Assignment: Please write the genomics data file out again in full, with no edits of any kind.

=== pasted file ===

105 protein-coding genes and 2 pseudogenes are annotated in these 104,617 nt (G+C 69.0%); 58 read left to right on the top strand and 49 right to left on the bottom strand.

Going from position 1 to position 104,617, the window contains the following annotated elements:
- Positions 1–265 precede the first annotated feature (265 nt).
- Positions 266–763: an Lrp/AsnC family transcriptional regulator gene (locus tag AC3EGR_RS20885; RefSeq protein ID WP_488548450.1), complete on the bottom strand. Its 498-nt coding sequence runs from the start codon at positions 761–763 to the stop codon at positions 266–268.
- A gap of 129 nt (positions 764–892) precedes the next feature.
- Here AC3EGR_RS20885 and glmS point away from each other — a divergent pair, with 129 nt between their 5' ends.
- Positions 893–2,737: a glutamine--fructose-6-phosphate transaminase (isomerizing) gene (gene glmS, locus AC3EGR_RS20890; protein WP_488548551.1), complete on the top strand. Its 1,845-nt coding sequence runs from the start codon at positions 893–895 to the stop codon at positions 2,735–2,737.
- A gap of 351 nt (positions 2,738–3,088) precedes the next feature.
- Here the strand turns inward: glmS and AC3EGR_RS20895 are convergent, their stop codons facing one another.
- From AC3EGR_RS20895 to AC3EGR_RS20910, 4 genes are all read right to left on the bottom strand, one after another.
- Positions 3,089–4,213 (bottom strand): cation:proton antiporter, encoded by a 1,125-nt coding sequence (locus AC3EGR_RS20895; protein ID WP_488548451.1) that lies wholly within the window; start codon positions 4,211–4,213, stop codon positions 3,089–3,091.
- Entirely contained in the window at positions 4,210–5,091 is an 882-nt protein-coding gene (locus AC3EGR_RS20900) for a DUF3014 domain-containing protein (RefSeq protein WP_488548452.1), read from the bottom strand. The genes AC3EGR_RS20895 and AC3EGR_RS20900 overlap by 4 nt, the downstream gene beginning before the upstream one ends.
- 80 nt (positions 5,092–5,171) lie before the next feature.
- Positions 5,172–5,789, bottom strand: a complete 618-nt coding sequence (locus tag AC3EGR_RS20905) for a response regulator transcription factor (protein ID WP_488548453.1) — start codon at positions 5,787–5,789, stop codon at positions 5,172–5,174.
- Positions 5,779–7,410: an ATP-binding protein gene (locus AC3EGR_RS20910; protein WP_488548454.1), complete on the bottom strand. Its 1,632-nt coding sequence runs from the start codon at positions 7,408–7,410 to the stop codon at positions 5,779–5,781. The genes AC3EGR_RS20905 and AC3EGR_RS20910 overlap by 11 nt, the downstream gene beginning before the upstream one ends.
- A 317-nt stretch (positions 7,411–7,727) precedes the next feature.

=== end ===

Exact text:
105 protein-coding genes and 2 pseudogenes are annotated in these 104,617 nt (G+C 69.0%); 58 read left to right on the top strand and 49 right to left on the bottom strand.

Going from position 1 to position 104,617, the window contains the following annotated elements:
- Positions 1–265 precede the first annotated feature (265 nt).
- Positions 266–763: an Lrp/AsnC family transcriptional regulator gene (locus tag AC3EGR_RS20885; RefSeq protein ID WP_488548450.1), complete on the bottom strand. Its 498-nt coding sequence runs from the start codon at positions 761–763 to the stop codon at positions 266–268.
- A gap of 129 nt (positions 764–892) precedes the next feature.
- Here AC3EGR_RS20885 and glmS point away from each other — a divergent pair, with 129 nt between their 5' ends.
- Positions 893–2,737: a glutamine--fructose-6-phosphate transaminase (isomerizing) gene (gene glmS, locus AC3EGR_RS20890; protein WP_488548551.1), complete on the top strand. Its 1,845-nt coding sequence runs from the start codon at positions 893–895 to the stop codon at positions 2,735–2,737.
- A gap of 351 nt (positions 2,738–3,088) precedes the next feature.
- Here the strand turns inward: glmS and AC3EGR_RS20895 are convergent, their stop codons facing one another.
- From AC3EGR_RS20895 to AC3EGR_RS20910, 4 genes are all read right to left on the bottom strand, one after another.
- Positions 3,089–4,213 (bottom strand): cation:proton antiporter, encoded by a 1,125-nt coding sequence (locus AC3EGR_RS20895; protein ID WP_488548451.1) that lies wholly within the window; start codon positions 4,211–4,213, stop codon positions 3,089–3,091.
- Entirely contained in the window at positions 4,210–5,091 is an 882-nt protein-coding gene (locus AC3EGR_RS20900) for a DUF3014 domain-containing protein (RefSeq protein WP_488548452.1), read from the bottom strand. The genes AC3EGR_RS20895 and AC3EGR_RS20900 overlap by 4 nt, the downstream gene beginning before the upstream one ends.
- 80 nt (positions 5,092–5,171) lie before the next feature.
- Positions 5,172–5,789, bottom strand: a complete 618-nt coding sequence (locus tag AC3EGR_RS20905) for a response regulator transcription factor (protein ID WP_488548453.1) — start codon at positions 5,787–5,789, stop codon at positions 5,172–5,174.
- Positions 5,779–7,410: an ATP-binding protein gene (locus AC3EGR_RS20910; protein WP_488548454.1), complete on the bottom strand. Its 1,632-nt coding sequence runs from the start codon at positions 7,408–7,410 to the stop codon at positions 5,779–5,781. The genes AC3EGR_RS20905 and AC3EGR_RS20910 overlap by 11 nt, the downstream gene beginning before the upstream one ends.
- A 317-nt stretch (positions 7,411–7,727) precedes the next feature.